Think of it in terms of how the DVR has changed a viewer’s experience. A few years ago, to watch or record a show, you had to know what channel/network it was on, as well as what day/time it started. But with a DVR you simply enter the title and the system does the rest. The concept of network loyalty is mostly dead because most don’t even know what network their favorite shows are on, despite the bug/logo in the corner. Follow that concept through to social media, and it won’t matter if your friends are on Facebook, Google+, Twitter, etc, because whatever they post will be visible to you. Shared text, photos, videos, and sounds all under a single umbrella, and you control the flow and even the look of it all.

The day the music died… then came back to life… then died again

The music industry has already begun the process of growing into a new century — for better or worse remains to be seen. Studios and labels have closed and consolidated. Radio as a viable business model is on its last legs; corporate ownership has wiped away the community connection audiences once had with radio stations. Absent that essential ingredient, radio cannot compete with mobile devices that contain playlists targeted specifically to the individual user. Streaming web services face legal challenges as they have a different (or nonexistent) method of paying license holders for the music they share with others.

What is happening in the music industry as a whole is a slow transition away from the manager/artist dynamic into an expert/apprentice dynamic. Seasoned artists are shepherding young talent into the industry, taking a percentage of the new performer’s profits in exchange for showing him/her the ropes. Consider how Usher was able to craft Justin Bieber into more than a YouTube sensation. Consider the way Lil’ Wayne has allowed other hip hop artists to ride on his coattails. It is not a new idea; Madonna signed Alanis Morissette to her record label years ago and worked with her to shape a brand that appealed to a specific demographic. The Beatles signed James Taylor to their UK label and helped make him a success in England as well as back in the states. But the industry will see a significant shift in power. Those with money will be dethroned and replaced by those with talent and ability, who will — in turn — nurture new talent. Lather. Rinse. Repeat.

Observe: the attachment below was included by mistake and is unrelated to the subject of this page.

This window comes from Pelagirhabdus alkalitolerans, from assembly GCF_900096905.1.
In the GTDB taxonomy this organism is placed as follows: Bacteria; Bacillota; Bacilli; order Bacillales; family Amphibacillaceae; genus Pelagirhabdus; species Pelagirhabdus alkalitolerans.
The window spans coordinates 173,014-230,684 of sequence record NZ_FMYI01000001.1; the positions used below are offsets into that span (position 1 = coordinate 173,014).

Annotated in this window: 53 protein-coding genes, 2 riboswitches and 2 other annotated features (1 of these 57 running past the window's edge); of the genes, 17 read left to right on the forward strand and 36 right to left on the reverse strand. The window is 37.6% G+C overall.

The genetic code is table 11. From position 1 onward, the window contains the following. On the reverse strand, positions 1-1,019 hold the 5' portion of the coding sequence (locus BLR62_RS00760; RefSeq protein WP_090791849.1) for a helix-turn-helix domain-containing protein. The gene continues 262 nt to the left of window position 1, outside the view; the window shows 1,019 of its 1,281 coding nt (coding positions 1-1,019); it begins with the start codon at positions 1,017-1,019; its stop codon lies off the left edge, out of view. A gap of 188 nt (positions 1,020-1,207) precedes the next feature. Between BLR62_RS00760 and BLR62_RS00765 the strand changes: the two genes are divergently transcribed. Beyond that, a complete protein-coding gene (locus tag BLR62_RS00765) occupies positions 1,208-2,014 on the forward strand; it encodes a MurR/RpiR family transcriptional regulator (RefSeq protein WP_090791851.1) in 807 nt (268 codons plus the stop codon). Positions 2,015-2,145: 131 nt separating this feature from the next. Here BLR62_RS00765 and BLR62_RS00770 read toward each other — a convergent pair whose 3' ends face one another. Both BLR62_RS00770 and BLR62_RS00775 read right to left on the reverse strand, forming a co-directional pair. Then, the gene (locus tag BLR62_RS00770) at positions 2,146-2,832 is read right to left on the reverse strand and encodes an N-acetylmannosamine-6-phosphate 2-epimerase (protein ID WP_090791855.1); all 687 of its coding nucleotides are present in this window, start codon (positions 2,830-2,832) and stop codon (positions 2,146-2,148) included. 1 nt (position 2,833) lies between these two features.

The cost of doing business

The business we call show will undergo massive changes in the near future, as the concept of a middleman becomes a thing of the past. In the short term, it will lead to more unemployed people within the industry, but the unemployed people will not be content creators. Instead, they will be the guys in suits in offices who collect royalties for work conceived and executed by others. A studio executive who isn’t actively involved in the projects being created will be put out to pasture. An agent who isn’t hands-on in the marketing and promotion of his/her client will be ousted. These are welcome changes. It reduces the levels of industry bureaucracy and ought to facilitate an environment where those responsible for creating art see a bigger share of the profits from that art.

As for monetization, without as many empty suits to pay for, the cost of doing business is going to go way down. The purchasing power of a dollar in the industry is going to go farther than ever before, and advertising will have to adapt — to become more creative and personal. Podcast listeners have undoubtedly heard their favorite hosts promote a product the way an old-time radio host used to promote Ovaltine during The Lone Ranger. That sort of hard-sell by a person audiences trust is one obvious method, but more subtle, viral concepts are blossoming as well. Niantic is something emerging from Google, but at present they are merely piquing interest, eluding to it as some sort of underground project.